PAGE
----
Reviewed by Jeffrey Sanzel
Zach Braff is best known for his acting work, most notably for his nine seasons as Dr. J.D. Dorian on the sitcom Scrubs. Additionally, his extensive work behind the camera includes producing, writing, and directing. The works encompass short films, television, and, most notably, the feature film Garden State (2004), a quirky but effective rom-com featuring Braff and Natalie Portman. Unfortunately, his follow-up, the domestic comedy-drama Wish I Was Here (2014), was not well-received.
Braff’s third offering, A Good Person, is a drama of dysfunction and addiction. The film opens with Morgan Freeman’s voiceover as he works on his model trains, wistfully proffering the idea that life is neither neat nor tidy. Then, the idyllic moment shifts to the raucous engagement party of Allison (Florence Pugh) and Nathan (Chinaza Uche). Allison sings an original song to her future husband, much to the delight of the guests.
The next morning, Allison drives her future sister-in-law and brother-in-law from New Jersey into New York City. Checking the map app on her phone, Allison involves them in an accident where her prospective in-laws die.
A year later, Florence is an unemployed pharmaceutical rep addicted to pills. She lives in a perpetual state of conflict with her mother, Diane (Molly Shannon), who lacks the insight or emotional resources to help her struggling daughter. Florence has run through her oxy, and none of her doctors will refill her prescription. After a failed attempt to blackmail a former colleague, she ends up in a bar where she smokes with two low-lifes with whom she had gone to high school. Florence has hit bottom.
She attends an AA meeting, running into Daniel (Morgan Freeman), the man who would have been her father-in-law. She leaves, but Daniel stops her, suggesting fate has brought them together. They form an odd bond that becomes a tenuous friendship.
Retired Daniel was a cop for forty years and a drunk for fifty. Sober ten years, he grapples with raising his orphaned granddaughter, the now rebellious Ryan (Celeste O’Connor). He accepts that he does not know how to raise a teenager, having left that to his wife. The worlds collide as Allison and Ryan accidentally meet at Daniel’s house and also form a strained connection. Ryan shares her late mother’s feelings that Allison was the best thing to happen to her uncle Nathan. Ryan lets slip that her grandfather blames Allison for the accident.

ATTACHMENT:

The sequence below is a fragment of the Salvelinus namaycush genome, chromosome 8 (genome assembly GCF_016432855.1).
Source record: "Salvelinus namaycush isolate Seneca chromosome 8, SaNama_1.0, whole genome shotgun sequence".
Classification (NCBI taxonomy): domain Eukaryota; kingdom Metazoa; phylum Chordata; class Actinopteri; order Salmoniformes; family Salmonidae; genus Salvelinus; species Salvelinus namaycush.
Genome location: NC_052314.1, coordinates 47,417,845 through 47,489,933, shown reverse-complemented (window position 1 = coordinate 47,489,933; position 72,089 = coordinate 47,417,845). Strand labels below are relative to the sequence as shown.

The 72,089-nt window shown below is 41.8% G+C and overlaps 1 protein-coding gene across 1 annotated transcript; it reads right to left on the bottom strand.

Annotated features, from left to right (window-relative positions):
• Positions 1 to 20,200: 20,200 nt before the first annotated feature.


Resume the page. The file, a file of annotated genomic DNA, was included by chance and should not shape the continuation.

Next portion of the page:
The film is rife with revelations and the sharing of histories. An alcoholic father abused Daniel. In turn, Daniel became a blackout drunk, mistreating his own children. In an inebriated rage, Daniel beat Nathan so severely that the boy lost hearing in his right ear. Estranged, the adult Nathan and Daniel have only the slightest of relationships.
While the film covers no new territory, the narrative contains the makings of a dramatic and interesting story. Sadly, the gap between intention and execution can be the distance between Perth Amboy and Perth, Australia.
The film tackles difficult subject matters—guilt, addiction, withdrawal, forgiveness—but somehow manages to avoid depth. Director Braff works from his screenplay, which seems a patchwork of acting class scenes. The occasional smart quip—“the opiate of the masses is opium”—is lost among aphorisms and cliches—“Comparison is the thief of joy.”
Daniel’s Viet Nam veteran cap is jaw-droppingly unsubtle. In a film brimming with life and death issues, the result is often tensionless and pedestrian. The metaphors—the model trains, Allison’s father’s watch, swimming, songwriting—even a haircut—are heavy-handed.
However, while Braff the writer might have failed, he cast well and brought out strong performances. Florence Pugh finds the anguish and ugliness in Allison’s spiral. She is mesmerizing rawness in every moment, alternating between a hyper-aware ferocity and a disconnected stupor. Morgan Freeman is incapable of shoddy work and remains one of the most watchable cross-genre actors. While Daniel sits in the center of his range, he manages to nuance the darker moments, contrasted with Freeman’s often-seen “wise” humor.
Molly Shannon’s mother is a bit shrill, but her brittleness and immaturity are not misplaced. Chinaza Uche is given little more than shades of pain, but what he does is imbued with sincerity. Twenty-something Celeste O’Connor embodies the angry teenager, Ryan, and easily holds her own against Pugh and Freeman. She proffers fire, grief, and even joy, while hovering on the verge of implosion.
So much of A Good Person feels manipulated, if not downright manipulative. Ultimately, Braff confuses messy lives with sloppy filmmaking.
Rated R, the film is now playing in local theaters.